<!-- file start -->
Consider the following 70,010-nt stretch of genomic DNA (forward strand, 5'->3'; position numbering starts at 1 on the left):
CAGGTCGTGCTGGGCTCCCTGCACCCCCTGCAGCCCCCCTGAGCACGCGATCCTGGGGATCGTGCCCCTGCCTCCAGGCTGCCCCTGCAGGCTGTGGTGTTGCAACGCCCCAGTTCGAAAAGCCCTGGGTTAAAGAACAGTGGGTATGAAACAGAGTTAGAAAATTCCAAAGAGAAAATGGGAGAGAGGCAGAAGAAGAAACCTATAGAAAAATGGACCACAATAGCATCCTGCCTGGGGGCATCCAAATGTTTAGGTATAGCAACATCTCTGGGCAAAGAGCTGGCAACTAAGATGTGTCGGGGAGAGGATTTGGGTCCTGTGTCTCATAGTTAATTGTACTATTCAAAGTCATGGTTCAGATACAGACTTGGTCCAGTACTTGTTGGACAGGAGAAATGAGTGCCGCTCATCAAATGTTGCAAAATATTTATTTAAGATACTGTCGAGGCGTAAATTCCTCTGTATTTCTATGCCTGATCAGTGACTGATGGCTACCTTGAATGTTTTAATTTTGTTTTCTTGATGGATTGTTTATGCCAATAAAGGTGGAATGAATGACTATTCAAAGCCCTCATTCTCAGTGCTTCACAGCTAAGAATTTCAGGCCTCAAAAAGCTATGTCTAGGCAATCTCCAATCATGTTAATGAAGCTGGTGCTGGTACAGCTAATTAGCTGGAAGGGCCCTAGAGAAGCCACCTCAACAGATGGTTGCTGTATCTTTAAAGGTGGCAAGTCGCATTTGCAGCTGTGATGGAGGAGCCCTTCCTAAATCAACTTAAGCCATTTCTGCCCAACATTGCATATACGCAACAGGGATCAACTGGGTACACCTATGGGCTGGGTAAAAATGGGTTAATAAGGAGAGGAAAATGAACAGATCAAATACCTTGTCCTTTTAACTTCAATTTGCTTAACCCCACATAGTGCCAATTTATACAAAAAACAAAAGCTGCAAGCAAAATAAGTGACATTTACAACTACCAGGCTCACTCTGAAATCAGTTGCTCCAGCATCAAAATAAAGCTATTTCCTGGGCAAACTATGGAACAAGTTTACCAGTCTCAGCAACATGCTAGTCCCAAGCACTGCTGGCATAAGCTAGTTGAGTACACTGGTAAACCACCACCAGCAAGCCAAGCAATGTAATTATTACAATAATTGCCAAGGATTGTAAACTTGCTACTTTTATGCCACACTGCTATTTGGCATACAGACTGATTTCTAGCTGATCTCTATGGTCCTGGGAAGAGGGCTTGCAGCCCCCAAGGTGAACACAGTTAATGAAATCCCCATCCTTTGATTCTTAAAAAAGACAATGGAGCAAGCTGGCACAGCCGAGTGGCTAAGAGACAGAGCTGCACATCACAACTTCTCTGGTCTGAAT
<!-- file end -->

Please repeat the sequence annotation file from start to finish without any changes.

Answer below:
Consider the following 70,010-nt stretch of genomic DNA (forward strand, 5'->3'; position numbering starts at 1 on the left):
CAGGTCGTGCTGGGCTCCCTGCACCCCCTGCAGCCCCCCTGAGCACGCGATCCTGGGGATCGTGCCCCTGCCTCCAGGCTGCCCCTGCAGGCTGTGGTGTTGCAACGCCCCAGTTCGAAAAGCCCTGGGTTAAAGAACAGTGGGTATGAAACAGAGTTAGAAAATTCCAAAGAGAAAATGGGAGAGAGGCAGAAGAAGAAACCTATAGAAAAATGGACCACAATAGCATCCTGCCTGGGGGCATCCAAATGTTTAGGTATAGCAACATCTCTGGGCAAAGAGCTGGCAACTAAGATGTGTCGGGGAGAGGATTTGGGTCCTGTGTCTCATAGTTAATTGTACTATTCAAAGTCATGGTTCAGATACAGACTTGGTCCAGTACTTGTTGGACAGGAGAAATGAGTGCCGCTCATCAAATGTTGCAAAATATTTATTTAAGATACTGTCGAGGCGTAAATTCCTCTGTATTTCTATGCCTGATCAGTGACTGATGGCTACCTTGAATGTTTTAATTTTGTTTTCTTGATGGATTGTTTATGCCAATAAAGGTGGAATGAATGACTATTCAAAGCCCTCATTCTCAGTGCTTCACAGCTAAGAATTTCAGGCCTCAAAAAGCTATGTCTAGGCAATCTCCAATCATGTTAATGAAGCTGGTGCTGGTACAGCTAATTAGCTGGAAGGGCCCTAGAGAAGCCACCTCAACAGATGGTTGCTGTATCTTTAAAGGTGGCAAGTCGCATTTGCAGCTGTGATGGAGGAGCCCTTCCTAAATCAACTTAAGCCATTTCTGCCCAACATTGCATATACGCAACAGGGATCAACTGGGTACACCTATGGGCTGGGTAAAAATGGGTTAATAAGGAGAGGAAAATGAACAGATCAAATACCTTGTCCTTTTAACTTCAATTTGCTTAACCCCACATAGTGCCAATTTATACAAAAAACAAAAGCTGCAAGCAAAATAAGTGACATTTACAACTACCAGGCTCACTCTGAAATCAGTTGCTCCAGCATCAAAATAAAGCTATTTCCTGGGCAAACTATGGAACAAGTTTACCAGTCTCAGCAACATGCTAGTCCCAAGCACTGCTGGCATAAGCTAGTTGAGTACACTGGTAAACCACCACCAGCAAGCCAAGCAATGTAATTATTACAATAATTGCCAAGGATTGTAAACTTGCTACTTTTATGCCACACTGCTATTTGGCATACAGACTGATTTCTAGCTGATCTCTATGGTCCTGGGAAGAGGGCTTGCAGCCCCCAAGGTGAACACAGTTAATGAAATCCCCATCCTTTGATTCTTAAAAAAGACAATGGAGCAAGCTGGCACAGCCGAGTGGCTAAGAGACAGAGCTGCACATCACAACTTCTCTGGTCTGAAT